|Saban and Meyer draw spotlight at SEC Media Days|
|Written by Admin|
|Thursday, 26 July 2007 11:28|
You'd think he had just led his team to a Southeastern Conference and national title when he was escorted into the league's media days early Thursday morning. Actually, that's the achievement of Florida's Urban Meyer, who went to the podium a few hours after Saban.
But at a site just 45 minutes from Tuscaloosa, it was Saban who garnered the most attention, recreating a scene his players are getting used to.
Cornerback Simeon Castille even calls his new coach ``a rock star, kind of'' in this state.
``It's just wherever he goes, everybody is in a frenzy,'' Castille said. ``Even when he first got here it was like that, and it's still like that. I think it's awesome how excited everyone is that he's here.
``I'm glad he's here. The fans are glad.''
More than glad, the fans appear downright giddy - from the overflow crowd for the spring game at 92,000-seat Bryant-Denny Stadium to a media guide that features Saban photos on both the front and back covers to Thursday's eager reception.
Saban isn't actively courting or even encouraging all that attention. He didn't stop to sign autographs on his arrival, and seemed less than thrilled with that coach-centric media guide design though it might have been appropriate.
If any of Saban's peers can relate, it's Meyer. Fresh from leading Utah to an unbeaten season, he needed only two years to lead the Gators back to the top.
``I'm not quite sure what he's gone through,'' Meyer said. ``I have a feeling because I've kind of witnessed it myself. Maybe not the same level. But that would happen at most schools in the Southeastern Conference.''
Saban, who won a share of the 2003 national title with LSU, isn't promising to duplicate Meyer's rapid turnaround or instantly satisfy fans' high expectations.
``It's great to be optimistic. It's probably not so good to be pessimistic,'' Saban said. ``But it's best to be realistic.''
The reality is that he inherits a team that went 6-7 last season and lost its final four games, including an embarrassing loss to Mississippi State that helped prompt Mike Shula's firing.
But Saban's players aren't shying away from the heightened expectations.
``We're expected to win,'' center Antoine Caldwell said. ``We have enough talent on this football team where we should win games. We have enough talent on this team where we should win big football games.''
Saban's return to the SEC has heightened the intensity of Alabama's rivalry with LSU, widely considered the Western Division front-runner. He said a Tide administrative assistant even had her tires slashed while attending a wedding in Baton Rouge, La.
``We have a tremendous amount of respect for LSU and we have a lot of great relationships in Louisiana and want to continue to have those,'' Saban said. ``We hope that people understand that it's our love and passion for college football that brought us back.''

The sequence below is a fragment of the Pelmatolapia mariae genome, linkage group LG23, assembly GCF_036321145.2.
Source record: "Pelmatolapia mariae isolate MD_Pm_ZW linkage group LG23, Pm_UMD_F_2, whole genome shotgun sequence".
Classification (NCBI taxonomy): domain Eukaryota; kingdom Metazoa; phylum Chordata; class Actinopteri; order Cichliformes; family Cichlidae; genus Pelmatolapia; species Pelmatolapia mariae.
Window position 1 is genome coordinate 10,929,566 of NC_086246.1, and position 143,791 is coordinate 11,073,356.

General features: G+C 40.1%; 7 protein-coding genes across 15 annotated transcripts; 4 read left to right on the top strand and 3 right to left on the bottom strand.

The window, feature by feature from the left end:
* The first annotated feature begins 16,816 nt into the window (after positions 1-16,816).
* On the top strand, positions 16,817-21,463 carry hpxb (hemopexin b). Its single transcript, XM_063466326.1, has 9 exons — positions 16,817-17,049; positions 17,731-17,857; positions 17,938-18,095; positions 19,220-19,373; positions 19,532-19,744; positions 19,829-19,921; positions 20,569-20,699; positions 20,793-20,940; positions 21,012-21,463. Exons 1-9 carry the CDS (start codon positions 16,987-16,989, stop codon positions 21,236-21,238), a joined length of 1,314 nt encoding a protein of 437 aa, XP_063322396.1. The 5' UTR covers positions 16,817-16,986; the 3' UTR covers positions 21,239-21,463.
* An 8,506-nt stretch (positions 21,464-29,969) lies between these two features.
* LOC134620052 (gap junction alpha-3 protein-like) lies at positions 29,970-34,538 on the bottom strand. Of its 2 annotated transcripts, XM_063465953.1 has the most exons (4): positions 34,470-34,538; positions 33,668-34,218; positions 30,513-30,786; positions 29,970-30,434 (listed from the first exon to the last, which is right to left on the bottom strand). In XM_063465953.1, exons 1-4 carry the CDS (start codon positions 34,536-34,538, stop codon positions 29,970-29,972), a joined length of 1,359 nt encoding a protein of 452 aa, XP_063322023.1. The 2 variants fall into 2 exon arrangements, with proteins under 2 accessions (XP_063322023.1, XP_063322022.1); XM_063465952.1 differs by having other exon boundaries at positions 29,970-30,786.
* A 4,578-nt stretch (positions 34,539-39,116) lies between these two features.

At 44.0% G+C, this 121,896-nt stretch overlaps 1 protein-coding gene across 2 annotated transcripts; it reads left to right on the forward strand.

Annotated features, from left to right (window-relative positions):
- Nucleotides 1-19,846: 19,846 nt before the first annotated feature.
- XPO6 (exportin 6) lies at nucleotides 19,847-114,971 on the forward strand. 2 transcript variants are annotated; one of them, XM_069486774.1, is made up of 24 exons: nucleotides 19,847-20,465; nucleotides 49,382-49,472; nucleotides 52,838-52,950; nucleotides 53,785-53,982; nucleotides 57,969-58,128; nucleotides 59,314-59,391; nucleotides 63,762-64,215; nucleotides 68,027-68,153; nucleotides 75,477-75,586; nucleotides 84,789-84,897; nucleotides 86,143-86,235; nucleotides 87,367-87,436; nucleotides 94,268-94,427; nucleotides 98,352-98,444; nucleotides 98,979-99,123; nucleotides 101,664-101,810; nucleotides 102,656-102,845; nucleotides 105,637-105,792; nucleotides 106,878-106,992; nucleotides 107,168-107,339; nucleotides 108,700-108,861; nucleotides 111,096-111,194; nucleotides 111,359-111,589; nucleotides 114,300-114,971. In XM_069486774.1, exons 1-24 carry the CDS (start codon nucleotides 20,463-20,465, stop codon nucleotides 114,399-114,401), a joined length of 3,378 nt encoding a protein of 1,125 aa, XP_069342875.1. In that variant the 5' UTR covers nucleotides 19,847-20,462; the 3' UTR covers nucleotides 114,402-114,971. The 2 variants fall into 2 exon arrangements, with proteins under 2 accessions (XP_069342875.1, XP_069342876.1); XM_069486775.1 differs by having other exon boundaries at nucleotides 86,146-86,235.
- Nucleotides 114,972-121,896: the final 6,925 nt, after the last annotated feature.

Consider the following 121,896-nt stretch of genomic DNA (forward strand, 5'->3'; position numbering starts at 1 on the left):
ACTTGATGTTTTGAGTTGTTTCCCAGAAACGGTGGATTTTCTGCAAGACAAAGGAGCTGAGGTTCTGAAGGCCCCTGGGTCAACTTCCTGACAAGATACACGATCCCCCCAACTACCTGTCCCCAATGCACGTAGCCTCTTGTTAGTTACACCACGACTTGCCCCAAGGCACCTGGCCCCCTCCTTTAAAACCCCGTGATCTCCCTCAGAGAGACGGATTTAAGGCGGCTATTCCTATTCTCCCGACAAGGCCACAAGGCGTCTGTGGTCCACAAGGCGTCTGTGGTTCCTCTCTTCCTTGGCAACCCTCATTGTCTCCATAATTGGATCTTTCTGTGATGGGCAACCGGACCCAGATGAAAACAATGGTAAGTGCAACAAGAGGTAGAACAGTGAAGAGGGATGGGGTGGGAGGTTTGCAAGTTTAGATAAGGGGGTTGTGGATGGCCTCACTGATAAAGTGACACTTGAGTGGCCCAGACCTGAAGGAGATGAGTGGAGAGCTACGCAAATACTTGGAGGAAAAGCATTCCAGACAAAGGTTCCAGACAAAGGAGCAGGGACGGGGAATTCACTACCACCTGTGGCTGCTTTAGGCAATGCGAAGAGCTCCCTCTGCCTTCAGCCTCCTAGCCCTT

Saban's first meeting with his former team on Nov. 3 is something even Meyer said he's looking forward to.
``I know how passionate these fans are down here in the South,'' Meyer said. ``That's going to be a great story line in college football this year. A little bit like when Coach (Steve Spurrier) came back to Florida last year. What a great story line for college football.''
Another nice story line: The Gators' bid for a repeat national title, something the school's basketball team has already managed.
Meyer has brought in Florida hoops coach Billy Donovan and New England Patriots coach Bill Belichick to discuss that challenge with his team.
``Don't bask in our glory, that's how I feel about it,'' safety Tony Joiner said. ``We had a great year last year but it was last year. If we live in last year, we won't win this year.''
The Gators have only 21 scholarship upperclassmen on the roster and nine players were drafted after the season, including first-round defenders Jarvis Moss and Reggie Nelson. Plus, Tim Tebow is going from a complementary role with quarterback Chris Leak to the starting job.
Receiver Andre Caldwell feels Tebow is up to the task and is a better passer than some fans realize since he was used more as a runner last season.
``He's a lot more confident than most quarterbacks,'' Caldwell said. ``He believes in himself. He works harder than anybody I've ever seen in my life.''
Plus, he said, ``He throws a great ball.''
Meyer said a common denominator for his most successful teams at Florida and Utah was they were ``great practice teams.''
And this group?
``Unfortunately, I've seen some chinks in the armor,'' Meyer said. ``I've seen some things show up that's not correlated to a tough football team. However, I'm giving them the benefit of the doubt.''